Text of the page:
A collection of short stories and essays from Kate Elliott, some of which are drawn from her various story universes. In the foreword and the essays, she discusses the cultural biases that lead to the “male gaze” and male characters being the un­con­sid­ered defaults for many readers and writers. These stories amply demon­strate that good, in­ter­est­ing fantasy and SF stories can be written with strong female characters and subtle plots. (I already knew this; some in SF fandom still don't.)

Review: Victory of the Hawk

Title: Victory of the Hawk
Author: Angela Highland
Rating: ★ ★ ★ ★
Publisher: Carina Press
Copyright: 2015
Pages: 211
Keywords: fantasy
Reading period: 22–29 April, 2016

After the Vengeance of the Hunter, the Anreulag, the creature known as the Voice of the Gods, has gone rogue, waging war on the Adalonian empire that controlled her for centuries. The Order of the Hawks have found the long-hidden stronghold of the elves. The humans of Nivirry and the elves are throwing off the shackles of Adalonia, but the Anreulag has no regard for anyone's lives, human or elf. Faanshi, Julian, and Kestar may be able to stop her but it won't be easy.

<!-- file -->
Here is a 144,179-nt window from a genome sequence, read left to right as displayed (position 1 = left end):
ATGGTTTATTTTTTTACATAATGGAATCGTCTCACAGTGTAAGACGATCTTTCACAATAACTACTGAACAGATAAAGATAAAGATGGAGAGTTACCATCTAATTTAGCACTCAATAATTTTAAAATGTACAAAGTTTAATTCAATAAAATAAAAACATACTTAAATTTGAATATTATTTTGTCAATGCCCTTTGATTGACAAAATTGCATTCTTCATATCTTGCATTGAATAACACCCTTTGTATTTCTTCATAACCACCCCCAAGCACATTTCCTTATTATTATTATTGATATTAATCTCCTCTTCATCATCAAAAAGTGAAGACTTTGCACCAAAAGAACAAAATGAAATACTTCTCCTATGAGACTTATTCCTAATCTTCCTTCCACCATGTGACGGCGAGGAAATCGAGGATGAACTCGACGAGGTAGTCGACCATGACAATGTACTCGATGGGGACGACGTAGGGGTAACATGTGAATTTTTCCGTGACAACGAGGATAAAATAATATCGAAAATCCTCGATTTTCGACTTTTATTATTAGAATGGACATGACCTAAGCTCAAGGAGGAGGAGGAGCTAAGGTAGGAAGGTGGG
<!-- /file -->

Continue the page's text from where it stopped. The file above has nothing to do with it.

A satisfying conclusion continue.

Review: Vengeance of the Hunter

Title: Vengeance of the Hunter
Author: Angela Highland
Rating: ★ ★ ★ ★
Publisher: Carina Press
Copyright: 2014
Pages: 213
Keywords: fantasy
Reading period: 15–22 April, 2016

After the events of Valor of the Healer, the three pro­tag­o­nists went in different directions, but now they must come together again. Faanshi, the former slave girl, is coming into her own as an ex­tra­or­di­nar­i­ly powerful healer with her new people, the elves. Kestar, formerly a Hawk sworn to expunge elven magic, is a prisoner of the Hawks being taken to stand trial. Julian, his lost hand and burnt-out eye regrown by Faanshi's magic, is seeking vengeance against the brother who maimed him. Rumors of Faanshi's power and ac­com­plish­ments continue.

Review: Valor of the Healer

Title: Valor of the Healer
Author: Angela Highland
Rating: ★ ★ ★ ★
Publisher: Carina Press
Copyright: 2013
Pages: 266
Keywords: fantasy
Reading period: 17 March–14 April, 2016